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The Setup:

  • Raspberry Pi 3 B (Raspbian GNU/Linux 9 (stretch)) and boots to Command Line
  • (internal Wifi NIC) [wlan0]
  • additional external Wifi NIC [wlan1]

What I want to achieve:

I Have two different wireless networks: One is always available (a), the other one not (b). I want to configure the networking in a way, that:

wlan0 -> a
wlan1 -> b

and the following happens but should not:

wlan0 -> a
wlan1 -> a
----or----
wlan0 -> b
wlan1 -> b

How do I avoid this?

What have i done so far?

Try1 (wpa_supplicant.conf & /etc/network/interfaces)

pi@raspi:~ $ cat /etc/wpa_supplicant/wpa_supplicant.conf
ctrl_interface=DIR=/var/run/wpa_supplicant GROUP=netdev
update_config=1
country=DE

network={
        ssid="HomeNetwork"
        psk="############"
        id_str="home"
}

network={
        ssid="MobileNetwork"
        psk="############"
        id_str="mobile"
}
pi@raspi:~ $ cat /etc/network/interfaces
auto lo

iface lo inet loopback
iface eth0 inet dhcp

allow-hotplug wlan0
iface wlan0 inet manual
wpa-roam /etc/wpa_supplicant/wpa_supplicant.conf

iface mobile inet dhcp

allow-hotplug wlan1
iface wlan1 inet manual
wpa-roam /etc/wpa_supplicant/wpa_supplicant.conf

iface home inet dhcp

Try2

I've booted to Desktop and connected the interfaces to the according network and rebooted to Command Line...

  • why did you say nothing about what actually happens? ... you said nothing about any problem and you did not ask any questions – jsotola May 19 at 21:16
  • what happens is what i explained above at "what should not happen" – Kili Jenkins May 19 at 21:18
  • it is not clearly stated that it is what happens ... it only says that it is an undesirable condition – jsotola May 19 at 22:57
1

If you like to use systemd-networkd you can create two instances of wpa_supplicant that each can be managed independent from the other. Here in short I would do it.

First switch over to systemd-networkd:

# disable classic networking
rpi ~$ sudo -Es
rpi ~# systemctl mask networking.service
rpi ~# systemctl mask dhcpcd.service
rpi ~# mv /etc/network/interfaces /etc/network/interfaces~
rpi ~# sed -i '1i resolvconf=NO' /etc/resolvconf.conf

# enable systemd-networkd
rpi ~# systemctl enable systemd-networkd.service
rpi ~# systemctl enable systemd-resolved.service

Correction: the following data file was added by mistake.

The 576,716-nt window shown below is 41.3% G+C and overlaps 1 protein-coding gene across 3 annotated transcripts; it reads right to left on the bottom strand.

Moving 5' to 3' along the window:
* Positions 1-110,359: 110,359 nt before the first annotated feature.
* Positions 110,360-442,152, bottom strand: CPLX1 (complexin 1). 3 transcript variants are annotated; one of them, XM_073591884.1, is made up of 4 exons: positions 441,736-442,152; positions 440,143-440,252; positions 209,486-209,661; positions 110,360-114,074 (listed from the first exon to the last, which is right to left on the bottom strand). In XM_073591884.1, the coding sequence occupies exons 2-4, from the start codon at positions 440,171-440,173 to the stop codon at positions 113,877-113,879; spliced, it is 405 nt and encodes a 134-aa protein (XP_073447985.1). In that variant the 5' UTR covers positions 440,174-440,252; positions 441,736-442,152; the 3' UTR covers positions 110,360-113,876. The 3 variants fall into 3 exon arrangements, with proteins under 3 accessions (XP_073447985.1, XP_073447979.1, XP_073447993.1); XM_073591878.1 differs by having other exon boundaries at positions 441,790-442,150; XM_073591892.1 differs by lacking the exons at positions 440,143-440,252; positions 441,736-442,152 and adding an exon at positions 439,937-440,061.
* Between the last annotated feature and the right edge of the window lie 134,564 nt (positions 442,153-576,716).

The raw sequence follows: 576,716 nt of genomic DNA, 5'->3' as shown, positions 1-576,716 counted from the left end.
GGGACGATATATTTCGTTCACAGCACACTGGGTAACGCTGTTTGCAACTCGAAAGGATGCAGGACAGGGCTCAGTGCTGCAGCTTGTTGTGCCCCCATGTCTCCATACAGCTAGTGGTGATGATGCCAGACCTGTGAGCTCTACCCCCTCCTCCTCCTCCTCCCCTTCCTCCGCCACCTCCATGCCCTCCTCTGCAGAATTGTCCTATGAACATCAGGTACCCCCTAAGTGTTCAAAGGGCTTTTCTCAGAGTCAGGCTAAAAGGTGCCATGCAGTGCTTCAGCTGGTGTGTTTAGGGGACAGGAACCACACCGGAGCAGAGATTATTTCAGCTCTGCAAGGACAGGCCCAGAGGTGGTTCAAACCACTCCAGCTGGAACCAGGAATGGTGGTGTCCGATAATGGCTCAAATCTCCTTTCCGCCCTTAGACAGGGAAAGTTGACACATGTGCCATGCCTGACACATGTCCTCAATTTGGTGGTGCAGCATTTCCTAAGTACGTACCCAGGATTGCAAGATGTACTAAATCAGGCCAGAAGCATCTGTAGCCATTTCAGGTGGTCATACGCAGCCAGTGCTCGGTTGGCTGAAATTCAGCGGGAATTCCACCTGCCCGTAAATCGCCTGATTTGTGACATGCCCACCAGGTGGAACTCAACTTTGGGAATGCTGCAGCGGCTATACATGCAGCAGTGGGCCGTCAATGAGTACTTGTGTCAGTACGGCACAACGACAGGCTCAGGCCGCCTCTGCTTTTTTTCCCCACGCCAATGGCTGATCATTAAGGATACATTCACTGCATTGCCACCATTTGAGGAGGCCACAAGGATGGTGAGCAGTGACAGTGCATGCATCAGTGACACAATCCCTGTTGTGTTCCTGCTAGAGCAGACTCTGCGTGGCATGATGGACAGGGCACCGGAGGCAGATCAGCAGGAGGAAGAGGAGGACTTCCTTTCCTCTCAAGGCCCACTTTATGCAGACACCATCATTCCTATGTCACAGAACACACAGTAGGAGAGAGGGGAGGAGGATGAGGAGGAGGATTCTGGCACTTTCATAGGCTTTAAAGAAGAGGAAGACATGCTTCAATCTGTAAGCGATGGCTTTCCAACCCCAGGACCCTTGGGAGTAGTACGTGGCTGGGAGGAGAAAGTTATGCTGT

rpi ~# ln -sf /run/systemd/resolve/resolv.conf /etc/resolv.conf

Now create a wpa_supplicant.conf file for each connection (examples):

rpi ~# cat > /etc/wpa_supplicant/wpa_supplicant-wlan0.conf <<EOF
ctrl_interface=DIR=/var/run/wpa_supplicant GROUP=netdev
update_config=1
country=DE

network={
    ssid="HomeNetwork"
    psk="PasswordHomeNet"
    key_mgmt=WPA-PSK
}
EOF

rpi ~# cat > /etc/wpa_supplicant/wpa_supplicant-wlan1.conf <<EOF
ctrl_interface=DIR=/var/run/wpa_supplicant GROUP=netdev
update_config=1
country=DE

network={
    ssid="MobileNetwork"
    psk="PasswordMobileNet"
    key_mgmt=WPA-PSK
}
EOF

rpi ~# chmod 600 /etc/wpa_supplicant/wpa_supplicant-wlan0.conf
rpi ~# chmod 600 /etc/wpa_supplicant/wpa_supplicant-wlan1.conf
rpi ~# systemctl disable wpa_supplicant.service

rpi ~# systemctl enable wpa_supplicant@wlan0.service
rpi ~# systemctl enable wpa_supplicant@wlan1.service

We have to bring up the interfaces with these two files:

rpi ~# cat > /etc/systemd/network/08-wlan0.network <<EOF
[Match]
Name=wlan0
[Network]
DHCP=yes
#Address=192.168.1.86/24
#Gateway=192.168.1.1
EOF

rpi ~# cat > /etc/systemd/network/10-wlan1.network <<EOF
[Match]
Name=wlan1
[Network]
DHCP=yes
EOF

Reboot.

As you can see you have now two independent services you can manage each on its own way. For example if you have special settings for the mobile network you can do it only for the wpa_supplicant@wlan1.service or maybe give one interface a static ip address and gateway instead of DHCP enabled in its .network file.

  • Thanks for your reply. I pretty naively followed your steps but did not succeed. (I think i might have done the switching to systemd-networkd wrong). However, i found this on here. It describes the process of switching to systemd-networkd in more detail. So I'm trying this when i have the time. – Kili Jenkins May 21 at 11:20
  • @KiliJenkins Sorry, I have missed to bring up the interfaces with its configuration files in /etc/systemd/network/. I have updated the answer at the and. Starting with a fresh flashed Raspbian Stretch Lite image it will work. I have tested it. – Ingo May 22 at 19:07
1

Use different wpa_supplicant files in How to set up networking/WiFi describes how to setup networking to use different wpa_supplicant files for each interface.

Your etc/network/interfaces should work (only because it causes dhcpcd to disable itself) and can be configured to use multiple wpa_supplicant files, however this uses old Debian networking, which is far less robust than dhcpcd

There is no guarantee which interface will be assigned to wlan0/wlan1 due to a race condition (although the onboard WiFi will probably win). To be sure you should enable Predictable Network Interface Names (this is used by most modern Linux OS).

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